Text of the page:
Kim Kardashian is promoting a slew of so-called “healthy” brand name “snacks” on her exclusive members-only Web site. But some can be dangerous to your health if you follow her advice, while others have questionable health benefits, according to health experts.
In her latest post, “The Foods I Always Have in My Fridge!” she names several products that she claims she eats or drinks, regularly.
But does she really?
Kim has been known to make paid product endorsements and push them out to her estimated 81.2 million social media followers. Presumably, some also subscribe to her paid Web site at $2.99 a month.
Kardashian, who famously claims to have shed 70 pounds following the birth of second child Saint West, does not disclose whether she’s being paid to schill the products. Even so, some of her advice is sketchy.
Kim, for example, claims Sargento String Cheese is one of her favorite snack foods.
The snack, which usually comes in a 12-pack, boasts only 80 calories per string. But 60 percent of those calories come from fat; 36 percent comes from protein and the rest, (4 percent) from carbohydrates, according to Web site fatsecret.com.
Other Sargento cheese strings, like its mozzarella and provolone combo, are higher in calories and fat.
Kim strictly follows the high-fat, low-carb Atkins diet, so high-fat cheese may work for her.
But Medical site WebMD cautions that dairy products should be low fat if they’re going to be served as snacks.
Kim, 35, is also promoting a new fad drink, Pressed Juicery Activated Charcoal Lemonade.
The product contains only 35 calories per 8-ounce serving with no fat, saturated fat, trans fat or cholesterol.
“I’m not super into the whole ‘juicing’ craze, but Pressed Juicery’s fresh drinks taste amazing and make the perfect snack!” she wrote.
But activated charcoal drinks are anything but “snacks,” according to health professionals.
“Using charcoal is a powerful detoxification process, Lauren Minchen, a registered dietitian and nutritionist based in New York City told the health site eatthis.com
“Your body needs lots of water to help flush those toxins out once they are bound by the charcoal. You’ll likely spend the entire day running to and from the rest room, but this is an important step.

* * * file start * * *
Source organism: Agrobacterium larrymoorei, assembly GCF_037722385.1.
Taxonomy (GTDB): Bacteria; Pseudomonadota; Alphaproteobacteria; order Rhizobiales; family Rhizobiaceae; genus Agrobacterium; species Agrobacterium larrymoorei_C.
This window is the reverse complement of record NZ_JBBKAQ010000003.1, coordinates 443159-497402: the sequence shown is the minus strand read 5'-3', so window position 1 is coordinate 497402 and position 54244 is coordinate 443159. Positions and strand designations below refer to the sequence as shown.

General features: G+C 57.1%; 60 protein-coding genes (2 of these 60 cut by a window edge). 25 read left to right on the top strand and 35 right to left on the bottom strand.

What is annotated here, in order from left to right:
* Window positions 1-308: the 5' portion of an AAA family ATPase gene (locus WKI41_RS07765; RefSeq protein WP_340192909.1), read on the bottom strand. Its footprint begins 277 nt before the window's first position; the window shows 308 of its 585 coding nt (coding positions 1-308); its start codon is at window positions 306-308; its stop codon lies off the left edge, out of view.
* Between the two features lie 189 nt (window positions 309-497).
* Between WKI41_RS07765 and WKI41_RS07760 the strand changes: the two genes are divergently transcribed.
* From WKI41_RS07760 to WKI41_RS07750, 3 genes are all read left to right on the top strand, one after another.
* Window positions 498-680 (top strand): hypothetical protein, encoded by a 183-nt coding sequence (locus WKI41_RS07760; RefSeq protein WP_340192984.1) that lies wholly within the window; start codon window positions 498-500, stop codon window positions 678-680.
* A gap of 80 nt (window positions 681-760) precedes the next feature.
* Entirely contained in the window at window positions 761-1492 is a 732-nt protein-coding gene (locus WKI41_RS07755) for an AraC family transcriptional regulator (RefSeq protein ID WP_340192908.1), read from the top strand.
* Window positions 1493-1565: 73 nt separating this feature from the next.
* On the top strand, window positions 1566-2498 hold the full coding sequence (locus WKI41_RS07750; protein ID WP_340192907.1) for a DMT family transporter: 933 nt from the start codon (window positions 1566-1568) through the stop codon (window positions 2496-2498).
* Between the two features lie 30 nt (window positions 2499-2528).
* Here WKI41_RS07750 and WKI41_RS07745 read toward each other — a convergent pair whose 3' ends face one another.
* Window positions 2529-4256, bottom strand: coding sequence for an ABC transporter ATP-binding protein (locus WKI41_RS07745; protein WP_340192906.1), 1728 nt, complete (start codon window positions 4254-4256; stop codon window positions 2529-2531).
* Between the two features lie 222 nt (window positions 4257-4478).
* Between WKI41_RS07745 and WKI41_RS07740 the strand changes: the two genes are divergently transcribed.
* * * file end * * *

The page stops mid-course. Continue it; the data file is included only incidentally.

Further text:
Activated charcoal contained in cold-pressed concoctions is supposed to provide detox benefits. Charcoal has the ability to absorb so-called toxins in the digestive tract.
But it can also can be dangerous.
If you take regular prescription medicines or supplements, it will absorb them as well, depriving you of their benefits.
If you drink too much, it can absorb nutrients from your system stored in fatty tissues that are vital to your health, according to medical Web sites.
Most professional health advocates say you should drink activated charcoal drinks sparingly and never before or during a meal.
Kardashian is also promoting another fad drink called, Bio-K Probiotic. “I love that it keeps both my digestive and immune system balanced!” she proclaims.
Probiotics are a big and rapidly growing business. Annual global sales are expected to hit $42 billion in 2016,” according to BerkleyWellness, a Web site published by the University of California at Berkley.
Probiotics are generally considered safe for healthy people. The work by introducing beneficial bacteria into your system. But they can also produce negative side effects.
Some studies show they can “overstimulate the immune system, or adversely affect metabolic pathways such as carbohydrate metabolism,” according to BerkleyWellness.
The site warns:
“If you are immune-compromised, have certain bowel problems or are seriously ill in other ways, avoid probiotics unless your doctor has okayed their use. Probiotics should be used cautiously by pregnant women, infants and young children and never given to premature infants.”
The university adds that not enough solid evidence exists to recommend their widespread use.
“Vague claims that probiotics ‘support good digestive health’ are meaningless. Larger, longer and better studies are needed to test specific strains for specific conditions and to determine the proper doses and regimens,” it says.
Kim says she is “obsessed” about another product, Diet Peach Snapple tea. “It’s sooo refreshing and perfect during this hot summer!” she advises.
Seems harmless enough; Snapple teas only have 80 calories and no fats. But looks and product marking can be deceiving.
Kati Mora, a dietitian, told DietsInReview.com, that beverages like Diet Snapple are cloaked in a “health halo.”
They give the appearance of being good for you, because the marketing is loaded with buzz words like “diet,” “low fat” and “fresh fruit.”
But the fact is, artificially sweetened ice teas are no better than a diet soft drink, according to “Big Loser” registered dietitian Cheryl Forberg. In fact, Weight Watchers gives them the same value, a Plus-3, she notes.
She says drinks like Snapple should be “consumed in moderation.”
But that’s not what Kim Says: “These foods and drinks are great for snacking and keeping me energized throughout the day.”
It’s safe to assume Kim has tapped into the gravy train promoting this products. Either way, her advice needs to be treated skeptically.
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